This madrasah is one of the major attractions of Gijduvan city, which is 40 kilometres from Bukhara, as well as one of the three that were built by the illustrious grandson of Amir Temur. The other two are in Samarkand and Bukhara. According to modern standards, Gijduvan is a small town, but imagine what was its significance in the Medieval East, if the Governor himself had chosen this city to build such a great madrasah.

In Gijduvan city madrasah is not a separate feature.  It is one of the key components of Sufi-mystic’s ensemble of Abduhalik Gijduvani’s ensemble, where directly opposite the entrance located the "Mazar" —  burial place with a venue for the ablution of pilgrims in the courtyard. According to Muslim traditions it was built with the entrance on the East.

Madrasah is remarkable by being built in the heyday of Central Asian architecture, which is of historical and Uzbekistan the whole world, it reflects the architectural philosophy of those times. Madrasah tries to convey peers & posterity the great spirit of Tamerlane’s Empire. The service of this goal was given an important shape, ornaments, decoration of azure or gold. Here it is possible to see how the traditional Central Asian style incorporates the influences of the Persian tradition, conditioning the origin of a foreign architect.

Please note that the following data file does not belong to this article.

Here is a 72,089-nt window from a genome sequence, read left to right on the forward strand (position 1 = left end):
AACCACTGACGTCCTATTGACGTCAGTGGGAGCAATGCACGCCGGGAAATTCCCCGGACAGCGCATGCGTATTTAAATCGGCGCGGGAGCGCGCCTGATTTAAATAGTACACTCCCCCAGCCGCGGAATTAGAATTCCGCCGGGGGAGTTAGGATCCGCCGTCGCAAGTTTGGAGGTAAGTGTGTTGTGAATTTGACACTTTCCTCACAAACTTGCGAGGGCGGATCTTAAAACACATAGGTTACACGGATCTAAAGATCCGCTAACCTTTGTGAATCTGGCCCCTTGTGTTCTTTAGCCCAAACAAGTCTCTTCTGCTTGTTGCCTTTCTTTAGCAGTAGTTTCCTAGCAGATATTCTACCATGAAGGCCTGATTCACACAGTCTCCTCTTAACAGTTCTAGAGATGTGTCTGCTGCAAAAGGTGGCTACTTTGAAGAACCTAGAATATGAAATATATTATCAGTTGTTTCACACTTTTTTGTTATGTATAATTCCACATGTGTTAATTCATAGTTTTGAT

The facade is decorated with glazed mosaic tiles from light blue to deep blue shades, forming a harmonically-restrained pattern. Abdullakhan, the ruler of the 16th century, conducted a reconstruction of Ulugbek’s Gijduvan & Bukhara madrassah, partially replacing the outdated samples. Large patterns of the Timurid era were replaced by floral motifs. The new style was characterized by smaller dimensions of parts to reflect the changes and colors in green guise but faded gilding had faded.

All the 3 Ulugbek’s madrasahs have a certain austerity of decoration. But the Samarkand’s still embellished a little more clearly. Gijduvan has two vaulted ayvans, an internal mosque for prayers and darskhana (a room for classes) that is covered with alabaster without any decorative elements. Above the arch, there is a partially preserved inscription in white on a blue background. Only the beginning & end are distinguished there. A narrative is about "a great place, the gardens of Paradise, the Savior of the world and faith Ulugbek, may Allah prolong his reign".